In court documents and through cross-examination, state attorneys have argued that North Carolina is under no obligation to provide things such as early voting and same-day voter registration, that the law is racially neutral and that it applies equally to everyone, regardless of race. One of the major points that state attorneys have pushed is that black voter turnout increased in 2014, when many of the law’s provisions were in place, as compared to 2010.
Thornton testified that her analysis of data indicated that black voter turnout increased at a higher rate in 2014 than it did in 2010, both in early voting and on Election Day. Thornton also testified that people registered to vote at higher rates between 2012 and 2014 than they did between 2008 and 2010.
Even people who don’t think that voter ID laws are needed to prevent voter fraud acknowledge that voter ID laws don’t suppress minority voting and in fact “don’t seem to have much of an impact on minority turnout at all,” as multiple studies confirm:
- “In short, more stringent ID requirements for voting have no deterring effect on individual turnout across different racial and ethnic groups.” (Also, “universal mail voting, no-excuse absentee voting, and early in-person voting, have no systematic effect on turnout when racial and ethnic groups are analyzed separately.”)
- “We find no evidence that [stricter voter ID requirements] have a net demobilizing effect.”
- “[T]here is little evidence that racial minorities are less likely than whites to vote when states institute voter identification requirements.”
Three studies, one conclusion.
Though this event was not sponsored by any level of Los Angeles’s city government, including the School Board itself, it nonetheless marks a sad state of affairs for participatory democracy in America. The contest was initiated largely to spur voter turnout, which in Los Angeles sometimes drops to below 10 percent… the cash prize hardly lured out any more voters than usual, with the election seeing a turnout of only around 10 percent.
But the success or failure of the raffle is besides the point. If this is the only way LA can get voter turnout, that’s a serious indictment of the city’s political culture.
A former member of Pasquotank’s Board of Elections on the effects of North Carolina’s new voting law, which is currently being challenged in court, and several instances of fraudulent voting in Pasquotank County, which the challengers like to claim doesn’t happen:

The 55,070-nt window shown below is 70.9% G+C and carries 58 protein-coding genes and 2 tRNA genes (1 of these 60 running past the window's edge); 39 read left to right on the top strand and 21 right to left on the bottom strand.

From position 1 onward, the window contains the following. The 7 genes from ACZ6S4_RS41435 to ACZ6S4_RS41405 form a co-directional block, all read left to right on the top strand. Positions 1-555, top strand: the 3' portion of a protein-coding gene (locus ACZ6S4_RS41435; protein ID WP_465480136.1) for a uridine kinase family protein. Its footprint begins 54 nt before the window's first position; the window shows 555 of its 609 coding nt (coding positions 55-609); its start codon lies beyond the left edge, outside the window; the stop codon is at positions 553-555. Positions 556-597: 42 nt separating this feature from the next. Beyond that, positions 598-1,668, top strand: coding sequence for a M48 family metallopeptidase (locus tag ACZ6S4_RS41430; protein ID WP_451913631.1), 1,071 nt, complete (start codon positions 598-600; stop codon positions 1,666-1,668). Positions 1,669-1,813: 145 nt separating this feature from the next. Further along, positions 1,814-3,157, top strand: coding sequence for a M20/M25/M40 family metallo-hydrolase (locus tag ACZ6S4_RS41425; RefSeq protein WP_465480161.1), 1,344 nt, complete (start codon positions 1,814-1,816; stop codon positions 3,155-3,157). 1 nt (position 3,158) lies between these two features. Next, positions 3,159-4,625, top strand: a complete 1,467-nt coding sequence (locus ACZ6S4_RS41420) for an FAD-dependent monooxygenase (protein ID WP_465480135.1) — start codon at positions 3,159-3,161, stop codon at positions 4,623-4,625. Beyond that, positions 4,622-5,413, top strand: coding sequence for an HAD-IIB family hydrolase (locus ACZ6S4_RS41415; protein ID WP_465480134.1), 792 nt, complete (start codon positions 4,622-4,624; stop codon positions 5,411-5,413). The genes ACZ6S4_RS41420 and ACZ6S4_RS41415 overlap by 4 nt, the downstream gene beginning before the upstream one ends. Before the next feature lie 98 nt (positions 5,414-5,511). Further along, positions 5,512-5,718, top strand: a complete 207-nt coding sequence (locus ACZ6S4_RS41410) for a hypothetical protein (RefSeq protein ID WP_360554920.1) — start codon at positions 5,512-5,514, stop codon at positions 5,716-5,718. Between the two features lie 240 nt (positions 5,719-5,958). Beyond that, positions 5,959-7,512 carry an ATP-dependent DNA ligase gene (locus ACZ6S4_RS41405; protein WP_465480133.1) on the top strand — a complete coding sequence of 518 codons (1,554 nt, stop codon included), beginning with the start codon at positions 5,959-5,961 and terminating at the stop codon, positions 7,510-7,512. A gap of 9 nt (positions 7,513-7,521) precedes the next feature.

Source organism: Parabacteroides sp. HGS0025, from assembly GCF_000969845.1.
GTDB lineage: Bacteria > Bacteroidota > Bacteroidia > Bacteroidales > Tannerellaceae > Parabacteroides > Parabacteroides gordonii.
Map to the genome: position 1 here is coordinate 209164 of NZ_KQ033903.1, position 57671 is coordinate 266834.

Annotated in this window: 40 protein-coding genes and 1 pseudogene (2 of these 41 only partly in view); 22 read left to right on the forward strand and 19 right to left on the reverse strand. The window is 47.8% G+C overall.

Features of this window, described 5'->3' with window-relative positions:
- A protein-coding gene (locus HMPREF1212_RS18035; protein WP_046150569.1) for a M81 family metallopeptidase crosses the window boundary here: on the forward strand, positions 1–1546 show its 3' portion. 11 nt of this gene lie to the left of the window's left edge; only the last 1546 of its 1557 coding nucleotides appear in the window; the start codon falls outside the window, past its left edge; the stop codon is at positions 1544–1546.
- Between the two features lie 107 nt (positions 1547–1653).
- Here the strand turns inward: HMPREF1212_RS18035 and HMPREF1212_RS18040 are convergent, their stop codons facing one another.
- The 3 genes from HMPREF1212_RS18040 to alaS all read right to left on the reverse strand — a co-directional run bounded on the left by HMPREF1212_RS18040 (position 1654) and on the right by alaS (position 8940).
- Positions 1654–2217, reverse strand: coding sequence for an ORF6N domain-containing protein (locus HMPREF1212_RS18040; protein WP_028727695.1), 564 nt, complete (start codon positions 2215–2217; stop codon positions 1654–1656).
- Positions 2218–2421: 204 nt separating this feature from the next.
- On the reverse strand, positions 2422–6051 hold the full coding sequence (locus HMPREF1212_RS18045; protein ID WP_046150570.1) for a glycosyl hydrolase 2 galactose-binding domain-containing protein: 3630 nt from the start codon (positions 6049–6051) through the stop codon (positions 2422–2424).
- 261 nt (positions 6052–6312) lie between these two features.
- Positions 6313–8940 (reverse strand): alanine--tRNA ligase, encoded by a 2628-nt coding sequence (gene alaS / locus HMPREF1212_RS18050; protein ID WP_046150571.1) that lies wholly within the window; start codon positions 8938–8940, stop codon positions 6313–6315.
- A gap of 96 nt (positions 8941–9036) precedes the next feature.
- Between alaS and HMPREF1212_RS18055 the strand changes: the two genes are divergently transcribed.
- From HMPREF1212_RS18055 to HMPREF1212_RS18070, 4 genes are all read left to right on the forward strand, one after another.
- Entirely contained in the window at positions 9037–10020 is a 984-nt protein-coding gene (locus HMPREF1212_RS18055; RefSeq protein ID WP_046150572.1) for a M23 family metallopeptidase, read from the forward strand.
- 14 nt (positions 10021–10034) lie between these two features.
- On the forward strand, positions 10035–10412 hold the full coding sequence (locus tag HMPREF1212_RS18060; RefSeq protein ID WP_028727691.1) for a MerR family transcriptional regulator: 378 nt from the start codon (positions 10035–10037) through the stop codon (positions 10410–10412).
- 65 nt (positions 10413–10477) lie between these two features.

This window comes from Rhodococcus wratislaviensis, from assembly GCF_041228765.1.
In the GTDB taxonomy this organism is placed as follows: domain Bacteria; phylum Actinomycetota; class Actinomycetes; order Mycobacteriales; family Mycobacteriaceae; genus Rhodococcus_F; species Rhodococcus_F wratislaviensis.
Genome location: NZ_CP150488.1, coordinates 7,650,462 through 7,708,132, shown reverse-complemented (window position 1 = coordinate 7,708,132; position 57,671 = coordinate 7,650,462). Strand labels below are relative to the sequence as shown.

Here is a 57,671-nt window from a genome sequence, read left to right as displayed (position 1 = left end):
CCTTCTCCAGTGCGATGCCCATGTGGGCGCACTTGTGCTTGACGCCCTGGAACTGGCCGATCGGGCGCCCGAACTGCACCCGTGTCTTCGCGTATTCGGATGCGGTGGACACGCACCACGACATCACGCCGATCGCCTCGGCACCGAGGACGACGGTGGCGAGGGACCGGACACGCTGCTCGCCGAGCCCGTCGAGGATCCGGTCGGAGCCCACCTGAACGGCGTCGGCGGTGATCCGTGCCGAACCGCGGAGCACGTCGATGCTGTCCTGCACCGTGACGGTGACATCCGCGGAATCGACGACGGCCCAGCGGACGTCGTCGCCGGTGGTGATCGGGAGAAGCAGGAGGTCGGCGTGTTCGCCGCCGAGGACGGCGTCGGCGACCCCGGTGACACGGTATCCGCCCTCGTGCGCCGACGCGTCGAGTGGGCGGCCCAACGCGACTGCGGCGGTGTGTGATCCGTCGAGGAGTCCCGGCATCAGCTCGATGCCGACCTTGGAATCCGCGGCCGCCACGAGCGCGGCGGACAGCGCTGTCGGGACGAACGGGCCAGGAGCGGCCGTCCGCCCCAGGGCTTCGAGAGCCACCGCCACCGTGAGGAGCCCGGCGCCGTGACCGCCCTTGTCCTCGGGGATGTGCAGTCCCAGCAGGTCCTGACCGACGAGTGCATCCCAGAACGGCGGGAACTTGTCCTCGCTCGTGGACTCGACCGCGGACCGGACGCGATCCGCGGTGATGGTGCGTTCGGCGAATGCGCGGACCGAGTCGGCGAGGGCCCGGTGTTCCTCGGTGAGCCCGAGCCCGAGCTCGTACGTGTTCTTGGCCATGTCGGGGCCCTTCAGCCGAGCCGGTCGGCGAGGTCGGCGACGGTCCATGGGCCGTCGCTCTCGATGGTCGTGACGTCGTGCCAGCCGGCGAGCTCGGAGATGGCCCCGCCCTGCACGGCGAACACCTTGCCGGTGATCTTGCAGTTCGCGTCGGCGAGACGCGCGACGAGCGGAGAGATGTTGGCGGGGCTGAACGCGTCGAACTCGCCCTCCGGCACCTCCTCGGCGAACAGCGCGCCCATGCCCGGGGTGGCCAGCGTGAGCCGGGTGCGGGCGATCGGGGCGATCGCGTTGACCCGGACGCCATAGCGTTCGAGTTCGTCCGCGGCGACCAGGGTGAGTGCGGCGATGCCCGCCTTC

“Under the new law, voter and minority turnout increased…
“In 2008, the campaign for Democratic presidential candidate Barack Obama opened a headquarters on Hughes Boulevard managed by a gentleman who commuted from Virginia. On the last day of same-day registration and voting he came to the Pasquotank Board of Elections Office with a utility bill in his name at the address of the campaign office and attempted to register and vote.
“In the 2011 municipal election in Elizabeth City, two Elizabeth City State University employees brought a van of ECSU cheerleaders to the polls and then forced them to register and vote. One employee was the brother of a candidate in the election. Some of the girls did not want to register… When they exited the building without voting they were instructed by the people who had brought them to the polls to go back in and vote. All of this is a matter of record in the minutes of the Pasquotank Board of Elections…
“When a Camden County resident, formerly from Pasquotank County, could not vote in 2010 she informed the Camden board that she had registered at the Department of Social Services… The Camden Board of Elections found the form she signed at DSS declining to register to vote. For the record, she left Camden that day and traveled to Pasquotank and voted illegally…
“In 2012 our local state Sen. Bill Cook, R-Beaufort, won by 21 votes out of 87,449 votes cast… It was later determined that more than 50 fraudulent voters voted in Pasquotank in 2012, including residents of Virginia, California and Georgia.”
The 13th Court of Appeals last week denied [Weslaco] City Commissioner Lupe Rivera’s request for judges to reconsider their decision to call a new election…
Citing allegations of voter fraud, [Letty] Lopez challenged the November 2013 election after falling short to Rivera by 16 votes. Murray agreed and found that 30 votes were illegally cast in the race.
Lopez believes Rivera will continue delaying the inevitable election re-do with a final appeal to the Texas Supreme Court:
“I believe that, yes, they will make it a delay tactic,” Lopez said. “I just think it’s unfortunate with our voting, democratic process that we have the state Democratic chair, which is Gilberto Hinojosa, Lupe Rivera’s legal representation, doing these delay tactics when in my personal opinion he’s deterring the voters’ rights. How can you, in that capacity, do something like this that is against the democratic process of voting?”